Behind the Scenes of M*A*S*H, the Greatest Show in TV History
We all remember the beloved 70's TV sitcom M*A*S*H, a show that had viewers everywhere rolling on the floor laughing long before ROFL was a thing. Simply the mention of the show revives some nostalgic memories for fans who still remember asking friends, "Can you dig it?"
But every great show has its secrets. How well do you really know this crowd-pleasing series? Let’s take a look at 30 of the most surprising behind-the-scenes facts about M*A*S*H, the greatest show in TV history.
Hawkeye's Real-Life Counterpart Wasn't Much of a Fan
The character of Hawkeye was modeled after the real-life Dr. Richard Hornberger. Hornberger was a surgeon during the Korean War, who was widely known for his surgical skills along with his cutting sense of humor. He wrote a book detailing his experiences called MASH: A Novel About Three Army Doctors, which inspired the popular TV show.
The truth is Hornberger hated the show when it came out. Above all, he resented Hawkeye's anti-war sentiments and felt they were contrary to his own views. He even said that M*A*S*H "trampled on his memories." It's too bad he had to endure 11 seasons of the show.
The Million Dollar Theme Song
M*A*S*H's theme song was taken from the 1970 movie of the same name but was altered so the original lyrics to "Suicide Is Painless" didn't accompany the instrumental music. Given the song title, it's not much of a mystery why they decided to change it. Humor was a key point of the show.
Interestingly, director Robert Altman (pictured) had gone to his teenage son for help in creating the lyrics for the music when he was making the movie version. Michael Altman was only 14 years old at the time, and Robert Altman thought his young son could better write stupid, funny lyrics. In the end, Michael made more than a million dollars from royalties when a version of the song climbed the charts in the U.K.
Trapper Left Because Wayne Rogers Failed to Sign His Contract
Wayne Rogers (pictured far right) spent three seasons playing Trapper McIntyre, sidekick to main character Hawkeye, before growing tired of the formula. He wanted to see more exploration of his character and a little more attention paid to Trapper, but the show’s producers didn’t agree. At that point, he decided to leave.
At first, CBS laughed it off. Normally, actors can't simply decide they want to leave in the middle of a contract — at least not without paying big fines. As it turned out, however, Rogers never actually signed his contract when he started working for the show. Without that signature to bind him, they had no way of keeping him on the show, and they were forced to write him out.
Robert Klein Was Offered Trapper First
Producers didn't have Wayne Rogers in mind as their first pick for Trapper. Originally, they wanted Robert Klein, who was already established as a popular comedian, to take the part. They believed a popular name would attract more viewers and increase the show’s popularity.
Klein turned down the role, a decision that some say he came to regret, although he never confirmed that himself. He claims the character simply wasn't right for him. Who knows how the show would have turned out had Klein played Trapper instead of Rogers? At the very least, fans might have had Trapper McIntyre for more than three seasons.
The Actors Never Liked the Laugh Track
Plenty of sitcoms use laugh tracks — and plenty of actors hate it. Use of this artificial laughter was especially popular at the time M*A*S*H was filmed, and it was added to the show, despite the cast's feelings about it. Apparently, they absolutely begged CBS to leave it out.
The laugh track was at least used appropriately. No laughs are heard during surgery scenes or during other serious moments. It is, after all, a show set in the middle of a war zone. On the most recent DVD set of M*A*S*H, you can even opt to watch the entire series without the canned laughter.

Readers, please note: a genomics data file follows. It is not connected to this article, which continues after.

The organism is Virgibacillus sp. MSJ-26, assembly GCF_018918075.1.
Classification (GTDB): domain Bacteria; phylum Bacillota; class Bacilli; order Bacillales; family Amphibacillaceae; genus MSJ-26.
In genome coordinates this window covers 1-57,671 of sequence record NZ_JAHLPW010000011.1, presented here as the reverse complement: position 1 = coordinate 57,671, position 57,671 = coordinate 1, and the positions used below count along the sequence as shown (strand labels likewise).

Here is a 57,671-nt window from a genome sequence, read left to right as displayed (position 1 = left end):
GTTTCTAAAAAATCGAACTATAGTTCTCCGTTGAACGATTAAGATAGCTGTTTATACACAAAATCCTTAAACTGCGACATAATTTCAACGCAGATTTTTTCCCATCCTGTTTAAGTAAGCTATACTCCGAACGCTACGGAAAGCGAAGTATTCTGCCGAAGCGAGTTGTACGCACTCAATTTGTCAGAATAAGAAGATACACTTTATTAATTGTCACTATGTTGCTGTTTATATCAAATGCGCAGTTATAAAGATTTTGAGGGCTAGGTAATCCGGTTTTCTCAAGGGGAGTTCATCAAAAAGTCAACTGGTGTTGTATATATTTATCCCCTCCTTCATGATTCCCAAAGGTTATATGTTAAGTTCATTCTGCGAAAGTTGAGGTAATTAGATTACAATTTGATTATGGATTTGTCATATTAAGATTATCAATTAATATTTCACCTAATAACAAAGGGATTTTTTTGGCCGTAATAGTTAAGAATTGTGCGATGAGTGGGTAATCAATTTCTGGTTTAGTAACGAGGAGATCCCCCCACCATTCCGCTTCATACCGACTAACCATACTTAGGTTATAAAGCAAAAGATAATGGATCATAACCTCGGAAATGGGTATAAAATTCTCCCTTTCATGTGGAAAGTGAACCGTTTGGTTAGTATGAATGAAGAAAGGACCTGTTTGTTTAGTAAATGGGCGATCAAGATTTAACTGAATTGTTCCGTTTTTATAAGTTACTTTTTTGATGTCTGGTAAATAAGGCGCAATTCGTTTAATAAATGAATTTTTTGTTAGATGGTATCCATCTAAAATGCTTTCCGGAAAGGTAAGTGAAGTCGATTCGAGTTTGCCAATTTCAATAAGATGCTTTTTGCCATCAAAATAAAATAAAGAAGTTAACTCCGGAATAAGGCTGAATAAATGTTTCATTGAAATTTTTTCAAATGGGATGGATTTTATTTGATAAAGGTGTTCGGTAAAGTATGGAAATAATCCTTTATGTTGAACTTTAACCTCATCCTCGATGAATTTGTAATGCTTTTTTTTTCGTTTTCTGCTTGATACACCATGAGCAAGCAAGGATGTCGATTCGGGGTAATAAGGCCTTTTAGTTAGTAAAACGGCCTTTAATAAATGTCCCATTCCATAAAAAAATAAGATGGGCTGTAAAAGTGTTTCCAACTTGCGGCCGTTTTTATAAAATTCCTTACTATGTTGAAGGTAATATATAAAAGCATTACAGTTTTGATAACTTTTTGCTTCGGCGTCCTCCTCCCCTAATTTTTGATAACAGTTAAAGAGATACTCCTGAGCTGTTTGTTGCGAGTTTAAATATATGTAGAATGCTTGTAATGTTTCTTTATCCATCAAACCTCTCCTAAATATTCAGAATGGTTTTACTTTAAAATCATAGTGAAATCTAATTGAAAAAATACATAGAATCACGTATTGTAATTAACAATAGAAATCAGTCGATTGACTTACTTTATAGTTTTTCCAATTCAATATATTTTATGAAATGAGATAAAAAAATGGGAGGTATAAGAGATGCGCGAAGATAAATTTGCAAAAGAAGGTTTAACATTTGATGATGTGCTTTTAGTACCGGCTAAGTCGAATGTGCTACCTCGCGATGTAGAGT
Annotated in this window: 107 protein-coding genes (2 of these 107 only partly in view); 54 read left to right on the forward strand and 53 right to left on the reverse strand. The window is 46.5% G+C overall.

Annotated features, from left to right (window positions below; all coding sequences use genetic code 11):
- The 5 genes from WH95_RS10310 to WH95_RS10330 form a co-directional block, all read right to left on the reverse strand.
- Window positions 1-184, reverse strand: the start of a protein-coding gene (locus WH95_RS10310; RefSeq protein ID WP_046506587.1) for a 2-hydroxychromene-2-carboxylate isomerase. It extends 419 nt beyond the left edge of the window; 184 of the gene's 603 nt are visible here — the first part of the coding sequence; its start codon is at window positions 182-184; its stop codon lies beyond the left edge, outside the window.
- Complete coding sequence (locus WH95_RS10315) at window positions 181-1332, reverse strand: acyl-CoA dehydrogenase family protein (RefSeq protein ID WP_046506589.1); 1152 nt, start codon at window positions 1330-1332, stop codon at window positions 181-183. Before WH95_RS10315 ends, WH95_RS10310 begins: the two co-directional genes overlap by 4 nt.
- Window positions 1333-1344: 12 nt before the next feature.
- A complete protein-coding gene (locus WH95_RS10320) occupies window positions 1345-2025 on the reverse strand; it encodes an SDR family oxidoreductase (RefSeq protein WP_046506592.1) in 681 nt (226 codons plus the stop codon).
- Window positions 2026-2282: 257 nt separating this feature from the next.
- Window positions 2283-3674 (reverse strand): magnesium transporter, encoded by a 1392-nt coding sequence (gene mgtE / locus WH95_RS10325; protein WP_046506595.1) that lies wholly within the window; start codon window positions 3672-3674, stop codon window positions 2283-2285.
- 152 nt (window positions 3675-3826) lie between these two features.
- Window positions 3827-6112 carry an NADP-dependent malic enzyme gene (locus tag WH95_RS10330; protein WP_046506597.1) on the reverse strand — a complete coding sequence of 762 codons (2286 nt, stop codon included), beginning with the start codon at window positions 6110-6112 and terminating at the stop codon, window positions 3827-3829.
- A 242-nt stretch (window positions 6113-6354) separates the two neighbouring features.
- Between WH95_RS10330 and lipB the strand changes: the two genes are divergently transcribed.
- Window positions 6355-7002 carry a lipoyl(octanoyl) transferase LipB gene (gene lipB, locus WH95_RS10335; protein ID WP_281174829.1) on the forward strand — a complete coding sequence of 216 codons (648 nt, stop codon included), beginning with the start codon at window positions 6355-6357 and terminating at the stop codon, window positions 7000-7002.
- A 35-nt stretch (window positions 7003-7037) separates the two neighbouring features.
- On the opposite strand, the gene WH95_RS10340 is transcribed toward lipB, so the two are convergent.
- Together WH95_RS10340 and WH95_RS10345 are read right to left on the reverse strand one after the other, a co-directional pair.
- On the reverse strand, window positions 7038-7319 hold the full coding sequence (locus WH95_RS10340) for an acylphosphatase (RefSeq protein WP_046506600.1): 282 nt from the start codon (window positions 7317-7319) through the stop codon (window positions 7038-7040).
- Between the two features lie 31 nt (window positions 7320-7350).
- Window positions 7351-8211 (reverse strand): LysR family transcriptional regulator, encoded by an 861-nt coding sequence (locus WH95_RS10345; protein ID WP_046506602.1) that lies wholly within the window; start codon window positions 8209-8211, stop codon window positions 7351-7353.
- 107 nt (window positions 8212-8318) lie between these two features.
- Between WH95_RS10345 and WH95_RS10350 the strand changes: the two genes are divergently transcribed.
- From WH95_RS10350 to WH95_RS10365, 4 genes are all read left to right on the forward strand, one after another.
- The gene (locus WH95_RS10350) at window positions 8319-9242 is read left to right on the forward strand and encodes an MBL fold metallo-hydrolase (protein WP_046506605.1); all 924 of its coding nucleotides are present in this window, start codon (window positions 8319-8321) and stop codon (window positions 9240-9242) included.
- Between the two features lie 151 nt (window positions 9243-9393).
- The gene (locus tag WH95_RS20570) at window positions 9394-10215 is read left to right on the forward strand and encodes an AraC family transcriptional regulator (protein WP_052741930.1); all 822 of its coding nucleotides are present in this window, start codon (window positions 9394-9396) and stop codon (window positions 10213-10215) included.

They Gave Acting Credits to a Fake Character
In an episode called "Tuttle," Hawkeye and Trapper invent a Captain Tuttle, who died tragically. This false story starts as a way to get Captain Tuttle's salary donated to an orphanage. As happens when people invent stories, the lies snowball throughout the episode until Hawkeye and Trapper are struggling to make it believable that they knew the imaginary man personally.
For viewers with an eye for detail, the producers threw in something of an Easter egg at the end of the episode: Captain Tuttle is included in the end credits as having played himself. It's certainly not the only time producers played around in this manner.
Henry's Death Outraged Viewers
If you're a fan of M*A*S*H, you already know what happened to Lieutenant Colonel Henry Blake. Viewers were stunned when one of the most popular characters was written off the show in such a heartbreaking way. Producers had already announced the actor was leaving, and the episode was all about the character going home. No one knew the twist that was coming.
At the very end of the episode, Radar announced Blake’s plane was shot down over the Sea of Japan. After the episode aired, producers were bombarded with angry letters from fans. After all, it was a cruel thing to do! To express its own displeasure with producers, CBS cut off the very end of the episode when the show played as a rerun.
The Teddy Bear That Disappeared
The character "Radar" O'Reilly carried a teddy bear with him that Hawkeye eventually placed in a time capsule. The teddy bear symbolized the boys that went to war and "left as men." Strangely, the teddy bear's whereabouts were unknown when the show ended.
However, 22 years later, the bear magically reappeared at an auction. A medical student bought it for $11,500 but ended up selling it to actor Gary Burghoff, who played Radar. It seems like a fitting ending for the bear, considering he owned it originally. It's nice to know the symbolic bear found his way home.
Several Actors Appeared in Both the Movie and the Show
Speaking of Gary Burghoff (Radar O'Reilly), he was one of three actors who played a role in the movie as well as the TV show. The others were G. Wood, who played General Hammond in both the movie and the series, and Timothy Brown, who played Spearchucker Jones in the show and Corporal Judson in the film.
Given the success of the 1970 M*A*S*H film, these crossovers certainly didn’t go unnoticed by fans. Thankfully, using these actors in both the movie and the show was a good move on the part of the producers.